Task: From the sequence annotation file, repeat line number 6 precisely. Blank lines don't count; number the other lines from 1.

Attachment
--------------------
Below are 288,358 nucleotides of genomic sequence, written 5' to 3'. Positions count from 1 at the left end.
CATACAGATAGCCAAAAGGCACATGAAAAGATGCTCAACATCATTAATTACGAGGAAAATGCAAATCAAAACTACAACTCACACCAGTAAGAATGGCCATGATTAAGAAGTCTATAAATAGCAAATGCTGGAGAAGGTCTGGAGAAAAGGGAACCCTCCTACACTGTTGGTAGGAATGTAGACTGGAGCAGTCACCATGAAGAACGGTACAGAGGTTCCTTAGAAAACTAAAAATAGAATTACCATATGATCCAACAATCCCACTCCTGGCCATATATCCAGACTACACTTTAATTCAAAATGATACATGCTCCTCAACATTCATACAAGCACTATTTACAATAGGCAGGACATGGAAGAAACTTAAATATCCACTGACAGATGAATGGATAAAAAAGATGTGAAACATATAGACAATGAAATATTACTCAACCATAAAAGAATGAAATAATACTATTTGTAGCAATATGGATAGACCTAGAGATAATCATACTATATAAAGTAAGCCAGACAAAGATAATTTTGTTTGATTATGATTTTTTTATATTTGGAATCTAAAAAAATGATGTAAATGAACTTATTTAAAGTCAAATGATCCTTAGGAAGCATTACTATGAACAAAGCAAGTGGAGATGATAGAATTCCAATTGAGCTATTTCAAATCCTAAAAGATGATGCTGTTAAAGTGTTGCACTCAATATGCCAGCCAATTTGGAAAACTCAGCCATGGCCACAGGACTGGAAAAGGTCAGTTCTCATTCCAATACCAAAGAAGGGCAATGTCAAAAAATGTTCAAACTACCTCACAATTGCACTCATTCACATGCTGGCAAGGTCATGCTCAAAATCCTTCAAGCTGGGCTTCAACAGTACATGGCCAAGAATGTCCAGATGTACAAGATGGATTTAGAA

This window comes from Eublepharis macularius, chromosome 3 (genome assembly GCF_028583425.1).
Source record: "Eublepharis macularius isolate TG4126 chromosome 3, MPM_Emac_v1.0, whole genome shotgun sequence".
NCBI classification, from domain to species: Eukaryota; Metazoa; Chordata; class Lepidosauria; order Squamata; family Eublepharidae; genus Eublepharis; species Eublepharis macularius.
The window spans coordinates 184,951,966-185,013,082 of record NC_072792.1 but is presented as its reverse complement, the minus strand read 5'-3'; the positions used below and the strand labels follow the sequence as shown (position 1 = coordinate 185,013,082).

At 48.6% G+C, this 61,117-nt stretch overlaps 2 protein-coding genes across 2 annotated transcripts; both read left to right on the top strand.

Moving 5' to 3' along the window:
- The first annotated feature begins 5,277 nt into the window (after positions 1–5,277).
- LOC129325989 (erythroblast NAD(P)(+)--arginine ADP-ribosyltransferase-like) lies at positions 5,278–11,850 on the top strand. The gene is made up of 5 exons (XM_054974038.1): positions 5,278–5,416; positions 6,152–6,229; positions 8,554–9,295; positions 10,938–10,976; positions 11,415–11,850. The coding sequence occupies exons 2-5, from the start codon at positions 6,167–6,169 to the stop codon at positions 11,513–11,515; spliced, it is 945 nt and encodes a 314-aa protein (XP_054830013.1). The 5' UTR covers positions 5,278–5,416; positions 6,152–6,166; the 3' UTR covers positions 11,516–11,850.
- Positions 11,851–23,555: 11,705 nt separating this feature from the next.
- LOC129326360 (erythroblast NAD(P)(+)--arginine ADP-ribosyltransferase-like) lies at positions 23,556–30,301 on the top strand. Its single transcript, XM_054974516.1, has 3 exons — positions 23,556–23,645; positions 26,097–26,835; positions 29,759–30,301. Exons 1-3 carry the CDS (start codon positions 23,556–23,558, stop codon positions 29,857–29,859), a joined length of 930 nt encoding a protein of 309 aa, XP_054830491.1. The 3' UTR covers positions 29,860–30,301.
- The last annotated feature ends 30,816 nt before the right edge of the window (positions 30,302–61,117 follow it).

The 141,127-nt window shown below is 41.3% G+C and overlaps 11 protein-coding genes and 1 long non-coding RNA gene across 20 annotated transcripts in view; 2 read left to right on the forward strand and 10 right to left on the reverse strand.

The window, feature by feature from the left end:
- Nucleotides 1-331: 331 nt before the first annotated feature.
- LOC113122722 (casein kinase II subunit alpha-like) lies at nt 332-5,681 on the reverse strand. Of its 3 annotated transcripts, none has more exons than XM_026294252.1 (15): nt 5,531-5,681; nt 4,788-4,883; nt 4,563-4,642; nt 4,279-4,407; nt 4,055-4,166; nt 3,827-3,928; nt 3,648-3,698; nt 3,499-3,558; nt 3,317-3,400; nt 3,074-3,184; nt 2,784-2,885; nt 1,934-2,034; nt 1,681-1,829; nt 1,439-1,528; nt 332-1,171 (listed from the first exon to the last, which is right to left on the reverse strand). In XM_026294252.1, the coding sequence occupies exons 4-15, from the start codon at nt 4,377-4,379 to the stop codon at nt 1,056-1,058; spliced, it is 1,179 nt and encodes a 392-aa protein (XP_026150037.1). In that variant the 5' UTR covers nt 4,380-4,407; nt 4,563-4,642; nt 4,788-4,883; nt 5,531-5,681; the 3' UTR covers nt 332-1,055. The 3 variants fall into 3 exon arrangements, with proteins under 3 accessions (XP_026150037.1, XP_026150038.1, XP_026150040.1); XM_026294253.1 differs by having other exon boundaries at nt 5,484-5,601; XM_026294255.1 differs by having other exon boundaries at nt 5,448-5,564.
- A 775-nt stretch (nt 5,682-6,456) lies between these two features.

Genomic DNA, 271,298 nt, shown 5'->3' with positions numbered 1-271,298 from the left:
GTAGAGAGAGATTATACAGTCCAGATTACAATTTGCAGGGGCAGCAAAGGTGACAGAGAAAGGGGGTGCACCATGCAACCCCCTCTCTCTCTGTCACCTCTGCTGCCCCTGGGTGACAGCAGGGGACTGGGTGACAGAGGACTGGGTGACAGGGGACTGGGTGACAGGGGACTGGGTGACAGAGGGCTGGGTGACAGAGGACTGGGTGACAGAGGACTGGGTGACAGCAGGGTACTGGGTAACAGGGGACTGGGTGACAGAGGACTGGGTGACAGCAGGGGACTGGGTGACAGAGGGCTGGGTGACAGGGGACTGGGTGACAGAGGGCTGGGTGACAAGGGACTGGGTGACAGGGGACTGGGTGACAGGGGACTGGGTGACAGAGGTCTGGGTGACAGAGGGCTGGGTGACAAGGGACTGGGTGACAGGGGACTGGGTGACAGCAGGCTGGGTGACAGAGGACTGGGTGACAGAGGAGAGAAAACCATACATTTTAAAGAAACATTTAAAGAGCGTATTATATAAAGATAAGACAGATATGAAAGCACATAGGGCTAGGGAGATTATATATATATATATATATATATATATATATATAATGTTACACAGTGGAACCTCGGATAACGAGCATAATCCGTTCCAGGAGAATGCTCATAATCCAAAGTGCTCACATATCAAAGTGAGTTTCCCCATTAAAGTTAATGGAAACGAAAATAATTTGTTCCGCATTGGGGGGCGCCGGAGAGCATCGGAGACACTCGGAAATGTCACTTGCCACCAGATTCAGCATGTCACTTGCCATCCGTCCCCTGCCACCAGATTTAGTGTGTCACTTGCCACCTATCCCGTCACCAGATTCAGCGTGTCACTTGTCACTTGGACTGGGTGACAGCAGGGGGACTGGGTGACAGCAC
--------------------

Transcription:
The window spans coordinates 184,951,966-185,013,082 of record NC_072792.1 but is presented as its reverse complement, the minus strand read 5'-3'; the positions used below and the strand labels follow the sequence as shown (position 1 = coordinate 185,013,082).